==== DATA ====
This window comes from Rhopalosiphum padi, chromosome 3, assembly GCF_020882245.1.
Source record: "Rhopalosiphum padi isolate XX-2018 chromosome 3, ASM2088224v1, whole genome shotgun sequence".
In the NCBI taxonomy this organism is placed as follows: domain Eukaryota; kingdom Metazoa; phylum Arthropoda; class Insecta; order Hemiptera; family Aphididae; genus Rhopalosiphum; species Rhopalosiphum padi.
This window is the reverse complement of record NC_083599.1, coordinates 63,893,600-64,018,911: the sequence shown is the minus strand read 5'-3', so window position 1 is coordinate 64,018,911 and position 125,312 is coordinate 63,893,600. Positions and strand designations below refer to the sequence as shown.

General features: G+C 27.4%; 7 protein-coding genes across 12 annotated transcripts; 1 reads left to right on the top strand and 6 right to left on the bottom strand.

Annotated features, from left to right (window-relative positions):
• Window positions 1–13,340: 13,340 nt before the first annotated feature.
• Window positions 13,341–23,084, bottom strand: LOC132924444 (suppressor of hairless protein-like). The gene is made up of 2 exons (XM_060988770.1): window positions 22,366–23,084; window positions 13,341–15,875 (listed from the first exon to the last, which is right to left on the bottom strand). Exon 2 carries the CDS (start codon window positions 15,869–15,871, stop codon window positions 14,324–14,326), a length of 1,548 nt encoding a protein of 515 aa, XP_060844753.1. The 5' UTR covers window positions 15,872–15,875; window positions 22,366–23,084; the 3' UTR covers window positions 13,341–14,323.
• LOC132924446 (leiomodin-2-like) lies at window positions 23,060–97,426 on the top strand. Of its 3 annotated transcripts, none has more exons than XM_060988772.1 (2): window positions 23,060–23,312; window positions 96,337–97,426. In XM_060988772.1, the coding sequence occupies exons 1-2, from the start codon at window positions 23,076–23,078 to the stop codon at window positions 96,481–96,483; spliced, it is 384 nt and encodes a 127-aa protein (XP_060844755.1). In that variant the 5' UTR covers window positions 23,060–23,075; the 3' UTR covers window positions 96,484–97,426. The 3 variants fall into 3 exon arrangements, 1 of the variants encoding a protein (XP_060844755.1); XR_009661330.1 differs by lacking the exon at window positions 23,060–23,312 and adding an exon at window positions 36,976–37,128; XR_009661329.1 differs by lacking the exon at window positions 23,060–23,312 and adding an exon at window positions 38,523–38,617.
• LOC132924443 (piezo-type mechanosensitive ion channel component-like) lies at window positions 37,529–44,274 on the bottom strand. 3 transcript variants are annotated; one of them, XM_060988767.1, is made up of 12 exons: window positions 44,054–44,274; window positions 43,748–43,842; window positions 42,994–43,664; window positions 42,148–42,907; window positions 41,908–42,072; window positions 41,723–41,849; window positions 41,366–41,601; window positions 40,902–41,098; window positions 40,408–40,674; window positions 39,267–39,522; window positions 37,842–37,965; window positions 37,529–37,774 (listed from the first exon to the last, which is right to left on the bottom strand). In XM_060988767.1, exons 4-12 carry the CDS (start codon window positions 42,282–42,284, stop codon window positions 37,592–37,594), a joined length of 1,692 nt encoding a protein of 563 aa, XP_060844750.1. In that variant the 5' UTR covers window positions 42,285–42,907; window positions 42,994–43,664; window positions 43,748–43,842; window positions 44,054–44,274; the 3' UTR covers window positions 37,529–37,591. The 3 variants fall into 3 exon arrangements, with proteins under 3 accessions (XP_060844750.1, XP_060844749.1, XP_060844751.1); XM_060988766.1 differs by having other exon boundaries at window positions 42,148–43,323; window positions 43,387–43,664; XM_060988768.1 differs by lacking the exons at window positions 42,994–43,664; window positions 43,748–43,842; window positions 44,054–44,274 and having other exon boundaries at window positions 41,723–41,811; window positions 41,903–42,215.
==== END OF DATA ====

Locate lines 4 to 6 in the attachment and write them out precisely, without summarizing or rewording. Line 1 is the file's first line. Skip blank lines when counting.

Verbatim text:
This window is the reverse complement of record NC_083599.1, coordinates 63,893,600-64,018,911: the sequence shown is the minus strand read 5'-3', so window position 1 is coordinate 64,018,911 and position 125,312 is coordinate 63,893,600. Positions and strand designations below refer to the sequence as shown.

General features: G+C 27.4%; 7 protein-coding genes across 12 annotated transcripts; 1 reads left to right on the top strand and 6 right to left on the bottom strand.

Annotated features, from left to right (window-relative positions):